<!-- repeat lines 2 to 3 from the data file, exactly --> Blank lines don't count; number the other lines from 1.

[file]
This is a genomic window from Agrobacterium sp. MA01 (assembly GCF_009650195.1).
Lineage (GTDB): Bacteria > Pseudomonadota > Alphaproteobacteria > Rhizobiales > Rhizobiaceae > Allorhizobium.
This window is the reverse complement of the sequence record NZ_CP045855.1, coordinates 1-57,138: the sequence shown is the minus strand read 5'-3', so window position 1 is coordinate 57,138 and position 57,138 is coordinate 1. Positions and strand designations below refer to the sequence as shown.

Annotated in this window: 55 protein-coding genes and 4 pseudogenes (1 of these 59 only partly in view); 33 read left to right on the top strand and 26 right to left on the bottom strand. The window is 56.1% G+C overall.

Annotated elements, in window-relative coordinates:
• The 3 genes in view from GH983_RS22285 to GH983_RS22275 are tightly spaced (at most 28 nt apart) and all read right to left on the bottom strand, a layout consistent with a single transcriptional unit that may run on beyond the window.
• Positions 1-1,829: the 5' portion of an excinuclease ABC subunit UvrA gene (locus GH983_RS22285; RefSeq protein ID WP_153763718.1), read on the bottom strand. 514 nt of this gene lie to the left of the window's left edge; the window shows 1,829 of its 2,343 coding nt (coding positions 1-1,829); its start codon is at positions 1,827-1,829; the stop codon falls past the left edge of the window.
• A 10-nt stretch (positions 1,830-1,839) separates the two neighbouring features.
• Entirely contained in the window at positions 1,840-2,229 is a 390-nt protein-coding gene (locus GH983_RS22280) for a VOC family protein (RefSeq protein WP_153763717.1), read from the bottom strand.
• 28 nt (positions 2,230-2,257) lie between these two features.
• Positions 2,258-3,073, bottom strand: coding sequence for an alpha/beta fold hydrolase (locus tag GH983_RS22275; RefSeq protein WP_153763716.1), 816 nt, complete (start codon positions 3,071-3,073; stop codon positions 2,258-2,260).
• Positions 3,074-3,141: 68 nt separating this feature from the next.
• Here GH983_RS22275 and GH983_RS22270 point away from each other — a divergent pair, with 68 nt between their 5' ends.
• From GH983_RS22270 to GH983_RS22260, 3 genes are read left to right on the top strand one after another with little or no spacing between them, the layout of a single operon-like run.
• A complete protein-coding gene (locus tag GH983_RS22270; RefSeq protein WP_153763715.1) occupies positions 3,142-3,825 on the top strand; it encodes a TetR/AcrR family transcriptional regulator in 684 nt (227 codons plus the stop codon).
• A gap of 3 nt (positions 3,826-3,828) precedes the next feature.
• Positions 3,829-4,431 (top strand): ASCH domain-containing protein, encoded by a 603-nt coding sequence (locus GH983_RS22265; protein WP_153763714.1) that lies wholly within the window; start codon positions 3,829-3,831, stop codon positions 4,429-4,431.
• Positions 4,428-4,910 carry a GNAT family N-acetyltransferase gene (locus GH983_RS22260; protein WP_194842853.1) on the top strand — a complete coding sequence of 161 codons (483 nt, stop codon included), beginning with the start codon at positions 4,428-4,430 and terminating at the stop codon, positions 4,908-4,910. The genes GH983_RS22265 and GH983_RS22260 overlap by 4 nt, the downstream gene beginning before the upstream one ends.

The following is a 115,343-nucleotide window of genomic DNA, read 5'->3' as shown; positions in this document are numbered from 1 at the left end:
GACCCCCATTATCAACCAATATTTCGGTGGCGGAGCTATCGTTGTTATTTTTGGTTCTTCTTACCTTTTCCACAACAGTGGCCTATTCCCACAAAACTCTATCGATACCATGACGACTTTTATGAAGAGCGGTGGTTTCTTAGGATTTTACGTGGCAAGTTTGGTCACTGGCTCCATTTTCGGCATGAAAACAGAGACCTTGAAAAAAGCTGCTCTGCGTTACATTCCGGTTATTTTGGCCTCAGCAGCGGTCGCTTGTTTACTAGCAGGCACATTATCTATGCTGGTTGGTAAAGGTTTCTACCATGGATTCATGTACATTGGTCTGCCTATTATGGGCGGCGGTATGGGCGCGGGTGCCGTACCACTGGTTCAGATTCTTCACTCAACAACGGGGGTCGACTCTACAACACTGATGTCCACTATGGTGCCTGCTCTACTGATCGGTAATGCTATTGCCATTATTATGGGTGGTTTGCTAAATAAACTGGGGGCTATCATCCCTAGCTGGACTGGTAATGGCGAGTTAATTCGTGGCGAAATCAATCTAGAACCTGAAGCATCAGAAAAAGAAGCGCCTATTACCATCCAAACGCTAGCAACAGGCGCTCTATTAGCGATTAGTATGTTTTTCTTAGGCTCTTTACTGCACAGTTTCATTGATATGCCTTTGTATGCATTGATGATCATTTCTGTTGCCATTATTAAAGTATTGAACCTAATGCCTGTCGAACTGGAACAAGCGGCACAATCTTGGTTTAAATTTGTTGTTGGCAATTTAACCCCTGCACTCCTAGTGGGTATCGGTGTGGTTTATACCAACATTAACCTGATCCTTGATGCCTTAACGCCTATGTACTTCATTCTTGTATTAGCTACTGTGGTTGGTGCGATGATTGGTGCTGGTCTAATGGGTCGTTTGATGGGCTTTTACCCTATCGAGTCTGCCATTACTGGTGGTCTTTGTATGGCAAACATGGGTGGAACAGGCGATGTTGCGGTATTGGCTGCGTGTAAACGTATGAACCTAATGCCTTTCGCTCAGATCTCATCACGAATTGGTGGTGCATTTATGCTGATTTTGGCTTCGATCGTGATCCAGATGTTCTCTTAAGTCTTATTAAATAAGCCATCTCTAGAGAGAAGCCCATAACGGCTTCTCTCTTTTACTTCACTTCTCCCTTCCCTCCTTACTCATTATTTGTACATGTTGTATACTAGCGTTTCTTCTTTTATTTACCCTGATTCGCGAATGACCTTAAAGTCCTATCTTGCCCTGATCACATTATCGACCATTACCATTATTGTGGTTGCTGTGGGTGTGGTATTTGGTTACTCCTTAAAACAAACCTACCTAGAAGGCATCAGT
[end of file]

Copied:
Lineage (GTDB): Bacteria > Pseudomonadota > Alphaproteobacteria > Rhizobiales > Rhizobiaceae > Allorhizobium.
This window is the reverse complement of the sequence record NZ_CP045855.1, coordinates 1-57,138: the sequence shown is the minus strand read 5'-3', so window position 1 is coordinate 57,138 and position 57,138 is coordinate 1. Positions and strand designations below refer to the sequence as shown.